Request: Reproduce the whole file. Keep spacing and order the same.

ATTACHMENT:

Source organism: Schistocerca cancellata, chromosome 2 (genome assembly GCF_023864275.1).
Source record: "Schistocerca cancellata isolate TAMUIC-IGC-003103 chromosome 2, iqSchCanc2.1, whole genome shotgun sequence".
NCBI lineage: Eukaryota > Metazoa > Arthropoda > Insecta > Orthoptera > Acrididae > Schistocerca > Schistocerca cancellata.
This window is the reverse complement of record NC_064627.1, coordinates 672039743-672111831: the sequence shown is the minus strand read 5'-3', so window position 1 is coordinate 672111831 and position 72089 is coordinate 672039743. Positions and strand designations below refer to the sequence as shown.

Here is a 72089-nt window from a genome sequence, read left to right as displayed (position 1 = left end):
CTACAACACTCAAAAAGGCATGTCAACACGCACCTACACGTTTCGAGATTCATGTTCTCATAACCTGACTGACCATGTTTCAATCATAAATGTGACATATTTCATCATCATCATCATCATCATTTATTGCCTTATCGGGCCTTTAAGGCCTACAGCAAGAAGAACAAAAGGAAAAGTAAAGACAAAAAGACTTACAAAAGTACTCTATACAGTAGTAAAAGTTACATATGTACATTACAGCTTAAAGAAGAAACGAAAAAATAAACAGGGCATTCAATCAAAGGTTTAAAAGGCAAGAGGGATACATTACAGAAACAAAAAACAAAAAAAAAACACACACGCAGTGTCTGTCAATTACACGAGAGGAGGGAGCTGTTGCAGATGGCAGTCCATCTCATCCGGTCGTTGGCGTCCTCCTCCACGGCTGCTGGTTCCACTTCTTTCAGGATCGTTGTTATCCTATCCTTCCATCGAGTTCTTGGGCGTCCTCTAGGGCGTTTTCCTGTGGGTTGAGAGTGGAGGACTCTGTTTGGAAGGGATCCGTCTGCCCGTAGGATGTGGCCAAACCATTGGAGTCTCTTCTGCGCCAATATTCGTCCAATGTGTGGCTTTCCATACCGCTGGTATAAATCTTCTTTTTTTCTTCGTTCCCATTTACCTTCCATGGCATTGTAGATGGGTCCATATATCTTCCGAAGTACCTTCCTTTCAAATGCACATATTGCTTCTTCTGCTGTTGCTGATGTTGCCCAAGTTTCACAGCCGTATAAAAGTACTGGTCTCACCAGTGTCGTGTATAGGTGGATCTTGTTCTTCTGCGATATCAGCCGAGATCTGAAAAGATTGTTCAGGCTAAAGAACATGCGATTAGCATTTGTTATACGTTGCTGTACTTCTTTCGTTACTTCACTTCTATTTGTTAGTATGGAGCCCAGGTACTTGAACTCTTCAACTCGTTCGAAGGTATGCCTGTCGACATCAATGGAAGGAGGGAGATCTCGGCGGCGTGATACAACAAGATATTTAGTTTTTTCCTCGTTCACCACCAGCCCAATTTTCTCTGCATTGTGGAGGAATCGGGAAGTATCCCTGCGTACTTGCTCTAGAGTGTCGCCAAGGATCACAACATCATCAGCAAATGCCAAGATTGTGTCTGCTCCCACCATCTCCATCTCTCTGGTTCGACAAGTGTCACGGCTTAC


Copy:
Source organism: Schistocerca cancellata, chromosome 2 (genome assembly GCF_023864275.1).
Source record: "Schistocerca cancellata isolate TAMUIC-IGC-003103 chromosome 2, iqSchCanc2.1, whole genome shotgun sequence".
NCBI lineage: Eukaryota > Metazoa > Arthropoda > Insecta > Orthoptera > Acrididae > Schistocerca > Schistocerca cancellata.
This window is the reverse complement of record NC_064627.1, coordinates 672039743-672111831: the sequence shown is the minus strand read 5'-3', so window position 1 is coordinate 672111831 and position 72089 is coordinate 672039743. Positions and strand designations below refer to the sequence as shown.

Here is a 72089-nt window from a genome sequence, read left to right as displayed (position 1 = left end):
CTACAACACTCAAAAAGGCATGTCAACACGCACCTACACGTTTCGAGATTCATGTTCTCATAACCTGACTGACCATGTTTCAATCATAAATGTGACATATTTCATCATCATCATCATCATCATTTATTGCCTTATCGGGCCTTTAAGGCCTACAGCAAGAAGAACAAAAGGAAAAGTAAAGACAAAAAGACTTACAAAAGTACTCTATACAGTAGTAAAAGTTACATATGTACATTACAGCTTAAAGAAGAAACGAAAAAATAAACAGGGCATTCAATCAAAGGTTTAAAAGGCAAGAGGGATACATTACAGAAACAAAAAACAAAAAAAAAACACACACGCAGTGTCTGTCAATTACACGAGAGGAGGGAGCTGTTGCAGATGGCAGTCCATCTCATCCGGTCGTTGGCGTCCTCCTCCACGGCTGCTGGTTCCACTTCTTTCAGGATCGTTGTTATCCTATCCTTCCATCGAGTTCTTGGGCGTCCTCTAGGGCGTTTTCCTGTGGGTTGAGAGTGGAGGACTCTGTTTGGAAGGGATCCGTCTGCCCGTAGGATGTGGCCAAACCATTGGAGTCTCTTCTGCGCCAATATTCGTCCAATGTGTGGCTTTCCATACCGCTGGTATAAATCTTCTTTTTTTCTTCGTTCCCATTTACCTTCCATGGCATTGTAGATGGGTCCATATATCTTCCGAAGTACCTTCCTTTCAAATGCACATATTGCTTCTTCTGCTGTTGCTGATGTTGCCCAAGTTTCACAGCCGTATAAAAGTACTGGTCTCACCAGTGTCGTGTATAGGTGGATCTTGTTCTTCTGCGATATCAGCCGAGATCTGAAAAGATTGTTCAGGCTAAAGAACATGCGATTAGCATTTGTTATACGTTGCTGTACTTCTTTCGTTACTTCACTTCTATTTGTTAGTATGGAGCCCAGGTACTTGAACTCTTCAACTCGTTCGAAGGTATGCCTGTCGACATCAATGGAAGGAGGGAGATCTCGGCGGCGTGATACAACAAGATATTTAGTTTTTTCCTCGTTCACCACCAGCCCAATTTTCTCTGCATTGTGGAGGAATCGGGAAGTATCCCTGCGTACTTGCTCTAGAGTGTCGCCAAGGATCACAACATCATCAGCAAATGCCAAGATTGTGTCTGCTCCCACCATCTCCATCTCTCTGGTTCGACAAGTGTCACGGCTTAC